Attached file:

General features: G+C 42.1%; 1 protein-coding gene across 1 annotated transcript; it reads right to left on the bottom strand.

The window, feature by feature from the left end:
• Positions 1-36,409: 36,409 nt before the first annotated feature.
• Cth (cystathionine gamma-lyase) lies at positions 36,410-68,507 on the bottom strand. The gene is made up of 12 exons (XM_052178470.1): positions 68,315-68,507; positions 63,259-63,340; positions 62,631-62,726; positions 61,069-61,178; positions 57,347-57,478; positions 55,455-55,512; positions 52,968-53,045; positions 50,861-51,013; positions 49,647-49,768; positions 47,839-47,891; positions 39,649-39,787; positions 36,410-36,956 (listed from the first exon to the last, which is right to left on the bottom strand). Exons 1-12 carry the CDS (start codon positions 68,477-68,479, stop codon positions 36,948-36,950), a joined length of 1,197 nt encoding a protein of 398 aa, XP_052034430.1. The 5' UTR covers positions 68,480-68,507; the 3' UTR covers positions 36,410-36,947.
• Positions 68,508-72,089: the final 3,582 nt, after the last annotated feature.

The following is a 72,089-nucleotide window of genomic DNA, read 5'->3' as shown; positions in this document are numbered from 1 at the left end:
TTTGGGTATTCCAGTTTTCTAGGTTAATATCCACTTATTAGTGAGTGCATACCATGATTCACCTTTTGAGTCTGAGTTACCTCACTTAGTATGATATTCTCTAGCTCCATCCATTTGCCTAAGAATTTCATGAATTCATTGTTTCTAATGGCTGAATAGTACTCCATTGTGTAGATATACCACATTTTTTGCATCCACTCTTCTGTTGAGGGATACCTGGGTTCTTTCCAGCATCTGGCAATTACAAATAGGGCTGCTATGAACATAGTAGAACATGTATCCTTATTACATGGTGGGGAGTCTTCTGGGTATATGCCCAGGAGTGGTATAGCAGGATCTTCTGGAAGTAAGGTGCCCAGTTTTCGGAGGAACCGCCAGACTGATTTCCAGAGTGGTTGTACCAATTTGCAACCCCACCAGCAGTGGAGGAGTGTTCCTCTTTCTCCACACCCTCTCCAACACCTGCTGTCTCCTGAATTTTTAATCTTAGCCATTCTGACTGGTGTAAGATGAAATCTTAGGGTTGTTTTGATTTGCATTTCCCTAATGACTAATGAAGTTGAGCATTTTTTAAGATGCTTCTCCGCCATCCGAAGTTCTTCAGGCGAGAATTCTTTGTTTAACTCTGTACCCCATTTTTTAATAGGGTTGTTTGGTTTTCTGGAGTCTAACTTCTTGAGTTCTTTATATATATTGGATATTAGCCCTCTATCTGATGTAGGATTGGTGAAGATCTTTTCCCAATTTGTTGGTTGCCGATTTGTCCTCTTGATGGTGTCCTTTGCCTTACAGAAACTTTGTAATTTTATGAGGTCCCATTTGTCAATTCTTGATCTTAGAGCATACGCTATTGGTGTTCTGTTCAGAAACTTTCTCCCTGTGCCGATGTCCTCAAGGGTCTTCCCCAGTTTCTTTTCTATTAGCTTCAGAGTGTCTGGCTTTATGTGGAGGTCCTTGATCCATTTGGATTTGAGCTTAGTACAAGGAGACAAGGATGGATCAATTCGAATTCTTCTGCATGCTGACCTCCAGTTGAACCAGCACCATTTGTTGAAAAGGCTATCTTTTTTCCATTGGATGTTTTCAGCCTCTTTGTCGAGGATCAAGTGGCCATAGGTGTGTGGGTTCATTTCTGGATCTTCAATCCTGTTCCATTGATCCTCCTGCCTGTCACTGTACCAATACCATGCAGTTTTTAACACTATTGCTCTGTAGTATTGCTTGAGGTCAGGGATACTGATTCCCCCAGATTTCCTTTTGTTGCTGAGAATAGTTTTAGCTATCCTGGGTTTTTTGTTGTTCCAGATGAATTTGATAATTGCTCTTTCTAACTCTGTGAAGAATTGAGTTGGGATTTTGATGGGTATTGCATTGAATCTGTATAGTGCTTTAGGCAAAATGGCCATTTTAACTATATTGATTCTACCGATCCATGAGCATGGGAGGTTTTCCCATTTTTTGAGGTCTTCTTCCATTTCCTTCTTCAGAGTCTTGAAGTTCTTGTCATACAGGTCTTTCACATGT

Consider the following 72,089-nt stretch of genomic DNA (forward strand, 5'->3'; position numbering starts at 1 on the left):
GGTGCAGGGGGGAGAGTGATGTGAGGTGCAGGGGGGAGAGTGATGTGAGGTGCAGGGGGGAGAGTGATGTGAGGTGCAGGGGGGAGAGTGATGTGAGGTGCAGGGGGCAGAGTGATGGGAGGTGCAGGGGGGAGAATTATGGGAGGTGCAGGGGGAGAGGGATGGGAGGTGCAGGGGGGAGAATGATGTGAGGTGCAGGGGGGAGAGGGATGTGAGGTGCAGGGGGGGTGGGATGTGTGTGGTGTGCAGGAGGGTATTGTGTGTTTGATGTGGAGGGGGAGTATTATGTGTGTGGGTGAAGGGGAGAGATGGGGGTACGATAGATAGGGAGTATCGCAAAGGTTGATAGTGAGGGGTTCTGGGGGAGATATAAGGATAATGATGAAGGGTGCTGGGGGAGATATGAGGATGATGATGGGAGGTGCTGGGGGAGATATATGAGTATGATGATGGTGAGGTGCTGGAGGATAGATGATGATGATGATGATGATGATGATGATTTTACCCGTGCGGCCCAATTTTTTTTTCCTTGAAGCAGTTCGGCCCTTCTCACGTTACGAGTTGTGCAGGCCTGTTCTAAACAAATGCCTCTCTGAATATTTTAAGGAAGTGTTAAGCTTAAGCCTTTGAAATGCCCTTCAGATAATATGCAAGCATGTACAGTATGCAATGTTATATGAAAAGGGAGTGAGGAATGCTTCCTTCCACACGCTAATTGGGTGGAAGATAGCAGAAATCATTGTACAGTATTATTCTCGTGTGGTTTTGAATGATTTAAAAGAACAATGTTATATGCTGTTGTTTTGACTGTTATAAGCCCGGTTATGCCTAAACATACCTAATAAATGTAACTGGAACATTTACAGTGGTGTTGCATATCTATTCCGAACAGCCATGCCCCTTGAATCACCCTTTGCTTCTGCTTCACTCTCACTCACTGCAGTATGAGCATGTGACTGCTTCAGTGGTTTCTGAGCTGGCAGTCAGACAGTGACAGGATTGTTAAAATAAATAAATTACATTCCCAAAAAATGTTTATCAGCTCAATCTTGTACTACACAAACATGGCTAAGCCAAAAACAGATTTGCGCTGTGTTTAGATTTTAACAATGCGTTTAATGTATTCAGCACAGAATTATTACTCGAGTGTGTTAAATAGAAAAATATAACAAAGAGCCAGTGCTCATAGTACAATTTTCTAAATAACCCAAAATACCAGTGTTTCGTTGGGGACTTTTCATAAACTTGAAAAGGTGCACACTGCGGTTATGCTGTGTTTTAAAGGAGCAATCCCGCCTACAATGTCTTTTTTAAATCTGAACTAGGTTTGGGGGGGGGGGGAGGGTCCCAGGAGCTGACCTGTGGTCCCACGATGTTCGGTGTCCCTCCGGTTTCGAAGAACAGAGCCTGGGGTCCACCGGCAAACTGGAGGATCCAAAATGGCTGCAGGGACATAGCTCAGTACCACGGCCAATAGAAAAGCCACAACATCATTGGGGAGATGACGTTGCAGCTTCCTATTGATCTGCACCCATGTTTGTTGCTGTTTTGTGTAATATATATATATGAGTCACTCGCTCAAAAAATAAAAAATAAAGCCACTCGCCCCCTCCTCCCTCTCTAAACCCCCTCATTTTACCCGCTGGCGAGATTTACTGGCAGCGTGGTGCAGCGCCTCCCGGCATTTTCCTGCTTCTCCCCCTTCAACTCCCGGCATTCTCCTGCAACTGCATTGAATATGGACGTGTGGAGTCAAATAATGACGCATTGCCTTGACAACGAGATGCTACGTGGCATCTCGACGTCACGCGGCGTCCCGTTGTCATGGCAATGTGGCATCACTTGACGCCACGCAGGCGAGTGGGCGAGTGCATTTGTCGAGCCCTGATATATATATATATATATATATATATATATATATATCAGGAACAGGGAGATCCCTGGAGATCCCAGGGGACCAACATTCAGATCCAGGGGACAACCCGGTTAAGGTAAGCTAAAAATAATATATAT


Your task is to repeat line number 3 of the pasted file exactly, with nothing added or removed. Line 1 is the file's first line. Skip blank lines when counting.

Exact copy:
• Positions 1-36,409: 36,409 nt before the first annotated feature.